As the wretched stationmaster Luke Kirby, who TV enthusiasts might know as Lenny Bruce in The Marvelous Mrs. Maisel, is a pent up ganglion of emotional torments. His Hudetz is a decent man, the kind of upright, dutiful patriot who is ripe for exploitation by an unscrupulous political power, who constantly fails to do the right thing. Alyssa Bresnahan makes for compelling viewing as his highly-strung wife, a ticking time bomb that goes off to devastating effect. Susannah Perkins makes a complex character out of the conflicted Anna, with Tom McGowan suitably grotesque as her pompous father, Alex Breaux as her nice but dim fiancé, and Jeena Yi convincing as their calculating barmaid Leni. Harriet Harris stands out as the obnoxious Frau Liemgruber, the epitome of small-town nosey parker-dom, while Henry Stram makes a great deal of the universally detested Alfons, the only character who ever thinks of anyone but himself. The supporting cast of Charles Brice, Cricket Brown, Gina Daniels, Maurice Jones, George Merrick, Andy Murray, Jason O’Connell, Susannah Perkins and Joe Wegner deserve a prize for malign, self-serving ensemble of the year.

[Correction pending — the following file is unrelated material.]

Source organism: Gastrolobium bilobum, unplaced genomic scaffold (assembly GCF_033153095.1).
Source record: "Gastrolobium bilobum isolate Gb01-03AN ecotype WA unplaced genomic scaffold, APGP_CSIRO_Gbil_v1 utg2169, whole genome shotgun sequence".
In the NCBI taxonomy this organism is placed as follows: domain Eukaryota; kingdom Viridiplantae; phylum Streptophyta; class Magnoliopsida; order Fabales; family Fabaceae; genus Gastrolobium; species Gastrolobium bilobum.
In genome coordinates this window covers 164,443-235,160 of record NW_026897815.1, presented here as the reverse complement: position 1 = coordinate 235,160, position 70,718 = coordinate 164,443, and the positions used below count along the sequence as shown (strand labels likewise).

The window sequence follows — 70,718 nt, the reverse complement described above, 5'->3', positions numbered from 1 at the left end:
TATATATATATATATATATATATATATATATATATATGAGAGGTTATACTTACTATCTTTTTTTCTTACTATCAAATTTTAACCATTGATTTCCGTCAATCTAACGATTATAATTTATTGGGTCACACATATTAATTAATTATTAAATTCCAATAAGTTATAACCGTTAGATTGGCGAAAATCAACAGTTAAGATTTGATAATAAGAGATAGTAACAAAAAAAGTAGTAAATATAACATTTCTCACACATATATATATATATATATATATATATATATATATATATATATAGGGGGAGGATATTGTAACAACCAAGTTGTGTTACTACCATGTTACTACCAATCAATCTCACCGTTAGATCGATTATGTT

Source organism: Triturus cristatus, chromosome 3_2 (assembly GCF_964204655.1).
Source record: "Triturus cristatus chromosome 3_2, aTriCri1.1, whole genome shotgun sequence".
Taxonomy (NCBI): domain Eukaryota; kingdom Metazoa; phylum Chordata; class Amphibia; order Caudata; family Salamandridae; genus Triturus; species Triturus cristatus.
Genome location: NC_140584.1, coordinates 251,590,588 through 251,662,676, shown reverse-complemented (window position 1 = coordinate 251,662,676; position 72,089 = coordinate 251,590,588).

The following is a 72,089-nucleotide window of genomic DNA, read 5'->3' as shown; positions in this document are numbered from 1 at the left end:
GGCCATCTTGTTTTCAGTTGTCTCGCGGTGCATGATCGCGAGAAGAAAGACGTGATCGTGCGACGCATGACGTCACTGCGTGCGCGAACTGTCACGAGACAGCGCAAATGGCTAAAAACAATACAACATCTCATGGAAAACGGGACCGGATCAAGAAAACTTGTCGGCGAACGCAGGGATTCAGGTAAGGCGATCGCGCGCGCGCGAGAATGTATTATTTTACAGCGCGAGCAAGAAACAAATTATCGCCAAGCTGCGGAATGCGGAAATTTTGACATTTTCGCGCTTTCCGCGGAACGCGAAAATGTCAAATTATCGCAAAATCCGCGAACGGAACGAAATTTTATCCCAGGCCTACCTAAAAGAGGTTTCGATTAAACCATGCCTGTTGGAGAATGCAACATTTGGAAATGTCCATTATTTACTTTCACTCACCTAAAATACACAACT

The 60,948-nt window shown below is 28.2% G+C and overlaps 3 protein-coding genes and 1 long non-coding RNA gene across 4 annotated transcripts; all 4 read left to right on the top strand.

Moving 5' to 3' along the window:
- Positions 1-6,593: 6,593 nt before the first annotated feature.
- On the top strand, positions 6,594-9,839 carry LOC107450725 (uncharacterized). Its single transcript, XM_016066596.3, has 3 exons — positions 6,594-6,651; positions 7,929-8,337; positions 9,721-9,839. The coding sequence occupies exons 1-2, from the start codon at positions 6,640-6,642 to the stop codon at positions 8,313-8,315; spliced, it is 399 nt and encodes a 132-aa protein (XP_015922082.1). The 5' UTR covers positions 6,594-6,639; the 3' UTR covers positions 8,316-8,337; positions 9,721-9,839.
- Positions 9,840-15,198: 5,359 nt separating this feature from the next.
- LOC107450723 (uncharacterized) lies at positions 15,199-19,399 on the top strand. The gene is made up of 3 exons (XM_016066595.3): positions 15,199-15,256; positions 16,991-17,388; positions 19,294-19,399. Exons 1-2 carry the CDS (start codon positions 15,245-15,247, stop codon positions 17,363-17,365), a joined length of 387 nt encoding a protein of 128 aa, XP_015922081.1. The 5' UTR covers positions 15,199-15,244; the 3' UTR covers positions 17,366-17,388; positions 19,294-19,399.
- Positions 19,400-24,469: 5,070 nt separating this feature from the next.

Luke Kirby as Thomas Hudetz and Cricket Brown as the Inspector. Photo © Stephanie Berger

So, who judges and who is judged? Despite a fascinating, ghostly scene at the end of the play it seems Hudetz ultimately judges himself. And perhaps so did von Horváth who died in 1938 at the age of 36. An exile in Paris, he was hit on the head by a tree branch during a thunderstorm on the Champs-Élysées following a screening of Disney’s Snow White and the Seven Dwarfs. Jones’ highly watchable take on Judgment Day highlights not just the tragedy and irony of his premature end, it offers a warning for our troubled times. Yet another, one depressingly expects, that will be ignored by those who should heed it most.


Judgment Day is at Park Avenue Armory, New York until January 10.